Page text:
Once again, it is better to prepare yourself as a tourist, take your maps and go to Gallipoli to tour the battlefield.

i totally agree with you....such a shame on us!!!... :mad:

Shek
05 Jul 07,, 02:09
So what's the oldest battlefield possible for the purpose of staff rides? Would it be possible to do staff rides on some of the battles of 30 Years War? Or even earlier? How about Cannae?:tongue:

Any battlefield will work as long as you know where it's at, have a knowledge of the battlefield, and decide that it is appropriate for what you want to get out of it (i.e. what lessons do you want to demonstrate? decision making? reading terrain? shaping the battle? command and control? etc.).

Just for a feel of a staff ride and the preparation necessary, here's a glance at one potential staff ride at Antietam.

http://www.sais-jhu.edu/programs/ir/strategic/SSR2006/docs/SSR_2006_Itinerary_Final.pdf

JAD_333
05 Jul 07,, 06:01
Just for a feel of a staff ride and the preparation necessary, here's a glance at one potential staff ride at Antietam.

http://www.sais-jhu.edu/programs/ir/strategic/SSR2006/docs/SSR_2006_Itinerary_Final.pdf

I was enthralled by the methodology and penetrating questions that lay out the staff ride. Thanks for sharing them.

Shek
05 Jul 07,, 13:41
I was entralled by the methodology and penetrating questions that lay out the staff ride. Thanks for sharing them.

No problem - my pleasure.

:PAID ADVERTISEMENT ON:

The above staff ride was organized under Professor Eliot Cohen, author of Amazon.com: Supreme Command: Soldiers, Statesmen, and Leadership in Wartime: Books: Eliot A. Cohen (http://www.amazon.com/Supreme-Command-Soldiers-Statesmen-Leadership/dp/1400034043/ref=pd_bbs_sr_1/102-0438121-3920159?ie=UTF8&s=books&qid=1183639239&sr=8-1), which is the first book to be featured for the book of the month club here (http://www.worldaffairsboard.com/staff-college/39418-supreme-command-soldiers-statesmen-leadership-wartime.html#post387416) :PAID ADVERTISEMENT OFF:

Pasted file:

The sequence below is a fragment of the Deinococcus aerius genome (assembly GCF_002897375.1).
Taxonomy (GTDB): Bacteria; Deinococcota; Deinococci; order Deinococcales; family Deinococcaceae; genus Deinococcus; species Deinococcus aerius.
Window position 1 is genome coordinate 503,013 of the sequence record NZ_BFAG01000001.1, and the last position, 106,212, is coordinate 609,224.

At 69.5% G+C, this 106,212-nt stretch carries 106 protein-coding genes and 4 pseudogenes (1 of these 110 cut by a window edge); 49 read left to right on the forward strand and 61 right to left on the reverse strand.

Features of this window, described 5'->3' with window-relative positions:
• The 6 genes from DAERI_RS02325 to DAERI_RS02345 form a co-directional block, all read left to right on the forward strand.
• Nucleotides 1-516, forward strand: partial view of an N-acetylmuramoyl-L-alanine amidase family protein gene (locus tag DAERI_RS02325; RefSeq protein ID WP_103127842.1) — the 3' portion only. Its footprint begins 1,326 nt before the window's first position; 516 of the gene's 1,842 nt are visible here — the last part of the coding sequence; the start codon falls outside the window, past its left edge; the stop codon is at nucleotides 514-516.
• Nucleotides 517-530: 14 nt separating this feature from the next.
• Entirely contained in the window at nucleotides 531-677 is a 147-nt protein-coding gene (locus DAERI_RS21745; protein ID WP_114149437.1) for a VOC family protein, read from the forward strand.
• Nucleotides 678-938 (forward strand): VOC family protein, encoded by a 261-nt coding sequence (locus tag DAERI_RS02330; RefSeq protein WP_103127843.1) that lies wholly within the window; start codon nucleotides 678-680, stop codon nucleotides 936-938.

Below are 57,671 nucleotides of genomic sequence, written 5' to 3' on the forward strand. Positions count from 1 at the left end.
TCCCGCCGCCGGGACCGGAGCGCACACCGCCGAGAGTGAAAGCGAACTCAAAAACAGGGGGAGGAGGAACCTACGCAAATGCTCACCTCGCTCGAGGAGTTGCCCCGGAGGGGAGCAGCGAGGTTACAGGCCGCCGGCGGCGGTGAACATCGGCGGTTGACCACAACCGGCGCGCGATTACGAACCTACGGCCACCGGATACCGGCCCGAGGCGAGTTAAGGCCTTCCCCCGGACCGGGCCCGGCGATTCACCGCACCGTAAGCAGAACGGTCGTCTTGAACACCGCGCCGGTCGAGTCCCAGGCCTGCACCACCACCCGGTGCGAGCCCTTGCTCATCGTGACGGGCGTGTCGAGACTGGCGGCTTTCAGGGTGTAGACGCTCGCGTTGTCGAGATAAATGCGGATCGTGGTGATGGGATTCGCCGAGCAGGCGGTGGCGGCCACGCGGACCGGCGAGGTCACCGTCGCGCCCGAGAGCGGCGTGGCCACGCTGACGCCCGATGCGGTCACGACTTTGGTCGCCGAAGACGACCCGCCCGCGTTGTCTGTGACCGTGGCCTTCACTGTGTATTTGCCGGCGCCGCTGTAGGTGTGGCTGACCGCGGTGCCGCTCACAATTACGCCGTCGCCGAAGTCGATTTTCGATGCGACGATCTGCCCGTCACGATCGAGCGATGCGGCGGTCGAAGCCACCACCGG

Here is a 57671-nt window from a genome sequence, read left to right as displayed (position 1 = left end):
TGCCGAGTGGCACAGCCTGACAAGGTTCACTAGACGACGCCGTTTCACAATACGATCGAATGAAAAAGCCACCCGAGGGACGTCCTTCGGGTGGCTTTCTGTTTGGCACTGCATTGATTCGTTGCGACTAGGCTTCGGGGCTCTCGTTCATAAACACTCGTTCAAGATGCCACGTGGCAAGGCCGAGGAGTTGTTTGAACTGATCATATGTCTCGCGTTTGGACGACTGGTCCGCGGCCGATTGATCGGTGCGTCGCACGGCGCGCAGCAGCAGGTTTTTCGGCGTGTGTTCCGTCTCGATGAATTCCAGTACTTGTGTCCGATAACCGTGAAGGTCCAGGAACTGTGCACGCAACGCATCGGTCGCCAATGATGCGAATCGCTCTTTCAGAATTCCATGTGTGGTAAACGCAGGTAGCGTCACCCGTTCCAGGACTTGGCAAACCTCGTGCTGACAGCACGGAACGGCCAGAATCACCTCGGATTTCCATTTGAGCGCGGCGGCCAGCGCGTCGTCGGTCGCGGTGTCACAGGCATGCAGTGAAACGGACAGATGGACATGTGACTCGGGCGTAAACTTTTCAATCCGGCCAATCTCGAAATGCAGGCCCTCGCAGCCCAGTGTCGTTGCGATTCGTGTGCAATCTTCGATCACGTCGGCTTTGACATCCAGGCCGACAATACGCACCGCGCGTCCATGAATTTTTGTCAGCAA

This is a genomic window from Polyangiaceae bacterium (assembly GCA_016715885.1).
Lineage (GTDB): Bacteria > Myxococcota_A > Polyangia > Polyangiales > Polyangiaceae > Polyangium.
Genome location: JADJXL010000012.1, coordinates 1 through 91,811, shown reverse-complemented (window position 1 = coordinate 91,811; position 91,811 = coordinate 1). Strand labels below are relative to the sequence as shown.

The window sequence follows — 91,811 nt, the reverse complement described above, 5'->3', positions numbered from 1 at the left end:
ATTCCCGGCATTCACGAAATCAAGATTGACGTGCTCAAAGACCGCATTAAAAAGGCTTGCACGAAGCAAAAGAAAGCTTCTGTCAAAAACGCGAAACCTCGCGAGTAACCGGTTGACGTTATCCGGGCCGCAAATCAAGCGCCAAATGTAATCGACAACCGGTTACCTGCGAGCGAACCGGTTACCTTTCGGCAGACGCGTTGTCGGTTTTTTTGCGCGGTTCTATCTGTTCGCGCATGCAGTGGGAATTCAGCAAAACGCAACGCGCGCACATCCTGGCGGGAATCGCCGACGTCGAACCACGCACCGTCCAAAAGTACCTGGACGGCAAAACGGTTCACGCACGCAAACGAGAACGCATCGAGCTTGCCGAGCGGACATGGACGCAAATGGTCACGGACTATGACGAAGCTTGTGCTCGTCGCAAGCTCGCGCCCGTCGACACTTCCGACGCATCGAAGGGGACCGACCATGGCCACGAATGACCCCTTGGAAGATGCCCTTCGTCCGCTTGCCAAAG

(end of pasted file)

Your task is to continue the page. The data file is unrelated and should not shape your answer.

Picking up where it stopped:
JAD_333
05 Jul 07,, 14:12
No problem - my pleasure.

:PAID ADVERTISEMENT ON: The above staff ride was organized under Professor Eliot Cohen, author of Amazon.com: Supreme Command: Soldiers, Statesmen, and Leadership in Wartime: Books: Eliot A. Cohen (http://www.amazon.com/Supreme-Command-Soldiers-Statesmen-Leadership/dp/1400034043/ref=pd_bbs_sr_1/102-0438121-3920159?ie=UTF8&s=books&qid=1183639239&sr=8-1), which is the first book to be featured for the book of the month club here (http://www.worldaffairsboard.com/staff-college/39418-supreme-command-soldiers-statesmen-leadership-wartime.html#post387416) :PAID ADVERTISEMENT OFF:

Just now ordered the book. Sampled a few pages. Looks like a good read...Amazon $2.99...can't go wrong. Thanks.

cape_royds
05 Nov 07,, 03:25
No staff rides, here, I'm a civilian.

But I've seen parts of the battlefield near Alamein (near Tel El Eisa), and walking the landscape firsthand made a strong impression. What particularly struck me was the shallowness of the relief. The Mitiyeira Ridge is almost unnoticeable, yet the reverse slope it offered was crucial for the Germans. There was also a complete absence of any kind of cover. No wonder the assault took place at night, and in the darkness and dust, no wonder it was easy for columns to lose their way to their assembly areas.

The other thing I found striking was the fertility of the soil. Just add some water and it blooms. No wonder the Egyptians today complain about the hundreds of thousands of hectares of land still ridden with mines and unexploded ordnance.

Bigfella
05 Nov 07,, 12:14
There is an obvious problem with a lot of modern battlefields - their scale. I visited Verdun as a child. We only saw a fraction of the battlefield, but a short time inside one of those forts was very informative.

Along the same lines as Shek's tour of the Casbah in Algiers, I can recommend a trip around the citadel in Hue, Vietnam. I was unprepared for its scale & gained a much clearer appreciation of the difficulties of the fight from just a morning wandering about. I would love to do it with a clearer account of the battle, and may do so in the future.

It also has the advantage that you can stay in a hotel within the citadel, and break for lunch at one of the excellent Vietnamese restaurants there.

I'd like to see some of Napoleon's battlefields. He was a master of terrain, and I can only imagine that actually seeing Waterloo or Austerlitz would add to any understanding of the battle.

I can also recommend shows such as 'Battlefield Detectives' & especially the British 'Two men in a Trench' for a look at some famous & not so famous battlefields.